How to ensure your mental wellbeing policy genuinely works for your employees
If you asked employees what makes them stay in a job and what attracts them to a new opportunity, you could be forgiven for thinking that the usual answers of a good salary, free breakfast and a new laptop would top the list. The answer, however, couldn’t be further from the truth: employees are engaged by and remain happy in workplaces that take mental wellbeing seriously.
Benenden Health surveyed over 1,000 employers and more than 1,000 employees to better understand the provision of mental wellbeing policies and support amongst organisations of different sizes and within different sectors, throughout the UK.
The truth of the matter is that 42% of businesses have seen an employee resign because their mental wellbeing wasn’t being supported well enough by their bosses. Behind this lies 58% of employees who indicated that work had negatively impacted their mental wellbeing at some point. Its apparent that many employees put mental wellbeing support high on their agenda, however this doesn’t necessarily correlate with their perception of how well their employers are dealing with this need.
Whilst 54% of respondents indicated that a lack of support for mental wellbeing would lead them to seek alternative employment – and 57% said that a supportive mental wellbeing policy would increase their likelihood of joining a business – only 36% felt that mental wellbeing is a big priority for their employer and feel that they genuinely care about their mental wellbeing. Despite the fact that more than half of employees have suffered from poor mental wellbeing, which they have attributed – at least partially – to work.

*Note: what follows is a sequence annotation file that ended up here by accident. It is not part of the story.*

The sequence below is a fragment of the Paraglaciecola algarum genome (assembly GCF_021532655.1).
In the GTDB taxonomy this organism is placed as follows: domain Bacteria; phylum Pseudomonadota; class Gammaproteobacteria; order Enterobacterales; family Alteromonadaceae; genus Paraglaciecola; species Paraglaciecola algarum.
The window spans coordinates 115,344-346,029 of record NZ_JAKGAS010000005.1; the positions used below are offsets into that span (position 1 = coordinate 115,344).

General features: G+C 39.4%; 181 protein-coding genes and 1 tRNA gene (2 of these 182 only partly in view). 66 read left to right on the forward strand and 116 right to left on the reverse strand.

But why don’t employees feel comfortable discussing their mental wellbeing in the workplace? The answer lies in fears around how they, and their ability to do their job, will be perceived by their employer. Over a third of employees feel that people will think they can’t do their job, another third feel there’s a stigma around talking about how you feel, and just under a third are worried people will treat them differently whilst just under a fifth are concerned they’ll lose their job. It’s clear that employees may be putting up with conditions that are less than favourable to their mental wellbeing in order to uphold their perception in the workplace.
From a compassionate perspective, we would urge employers to support their employees, whose silence isn’t necessarily indicative of good wellbeing. Equally, from a business perspective, the loss of key talent, the cost of recruitment and the time required to bring a new member of the team up to scratch all tell us that investing in your workforce’s mental wellbeing can only be a shrewd decision. It’s worth noting that of those businesses who revealed that they had lost team members on account of poor support for their mental wellbeing, 25% told us that the person who resigned was extremely valuable to the organisation.
A mental wellbeing strategy that works
The measures you choose to implement should be seen as the building blocks of your mental wellbeing strategy; but the glue that holds these blocks together is you, your management team and the tone you set – as any initiative you do is futile if the relationship between managers and their team is poor with little or no trust. Every strategic decision made on this score needs to consider the culture of the organisation and any micro cultures that some managers could be fostering.
For example, if you decide that your organisation would benefit from free counselling, you could encourage uptake of this service by making it available both during and outside of working hours. Some colleagues may prefer to talk on their own time whilst others may feel that they can’t at home. For in-hours counselling a private space, for a one-to-one or a phone call, will reinforce that the support is genuinely available throughout the working day.
Perhaps Mental Health First Aiders have already been discussed as a vital part of delivering your strategy. If so, don’t expect your designated staff to take on this role readily equipped with the tools to identify and address cases of jeopardised mental wellbeing; give them all the training and support they might need so that they take this responsibility and make a difference to their colleagues. Also, make sure your Mental Health First Aiders represent all demographics and characteristics of your organisation.